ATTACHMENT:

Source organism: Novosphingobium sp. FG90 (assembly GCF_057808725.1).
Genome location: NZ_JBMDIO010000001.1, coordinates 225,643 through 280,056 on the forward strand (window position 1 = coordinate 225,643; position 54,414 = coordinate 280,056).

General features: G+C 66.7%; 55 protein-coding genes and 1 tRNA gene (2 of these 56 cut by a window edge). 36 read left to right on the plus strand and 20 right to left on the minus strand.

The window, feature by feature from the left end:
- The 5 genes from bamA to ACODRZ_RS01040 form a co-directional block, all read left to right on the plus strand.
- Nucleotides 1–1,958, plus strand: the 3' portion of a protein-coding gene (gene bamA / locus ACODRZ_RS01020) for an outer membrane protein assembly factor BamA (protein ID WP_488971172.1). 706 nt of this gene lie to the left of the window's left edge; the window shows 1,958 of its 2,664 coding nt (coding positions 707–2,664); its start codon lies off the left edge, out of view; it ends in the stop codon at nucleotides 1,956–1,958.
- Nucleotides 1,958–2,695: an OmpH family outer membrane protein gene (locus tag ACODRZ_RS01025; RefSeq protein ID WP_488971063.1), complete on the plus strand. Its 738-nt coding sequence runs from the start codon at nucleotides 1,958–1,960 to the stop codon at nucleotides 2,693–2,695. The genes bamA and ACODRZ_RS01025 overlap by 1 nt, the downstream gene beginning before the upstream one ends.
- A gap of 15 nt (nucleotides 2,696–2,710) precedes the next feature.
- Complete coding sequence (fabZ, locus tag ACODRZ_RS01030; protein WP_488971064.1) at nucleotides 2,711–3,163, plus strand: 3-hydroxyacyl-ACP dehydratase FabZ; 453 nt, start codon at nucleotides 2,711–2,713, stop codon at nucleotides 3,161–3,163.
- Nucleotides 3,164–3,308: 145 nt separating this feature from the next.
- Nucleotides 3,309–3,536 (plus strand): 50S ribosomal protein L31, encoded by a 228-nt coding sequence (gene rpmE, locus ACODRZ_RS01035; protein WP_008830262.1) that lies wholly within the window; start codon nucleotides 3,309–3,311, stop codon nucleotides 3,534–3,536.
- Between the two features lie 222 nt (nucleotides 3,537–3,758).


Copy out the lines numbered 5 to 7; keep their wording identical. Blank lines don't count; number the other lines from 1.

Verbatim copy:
- The 5 genes from bamA to ACODRZ_RS01040 form a co-directional block, all read left to right on the plus strand.
- Nucleotides 1–1,958, plus strand: the 3' portion of a protein-coding gene (gene bamA / locus ACODRZ_RS01020) for an outer membrane protein assembly factor BamA (protein ID WP_488971172.1). 706 nt of this gene lie to the left of the window's left edge; the window shows 1,958 of its 2,664 coding nt (coding positions 707–2,664); its start codon lies off the left edge, out of view; it ends in the stop codon at nucleotides 1,956–1,958.
- Nucleotides 1,958–2,695: an OmpH family outer membrane protein gene (locus tag ACODRZ_RS01025; RefSeq protein ID WP_488971063.1), complete on the plus strand. Its 738-nt coding sequence runs from the start codon at nucleotides 1,958–1,960 to the stop codon at nucleotides 2,693–2,695. The genes bamA and ACODRZ_RS01025 overlap by 1 nt, the downstream gene beginning before the upstream one ends.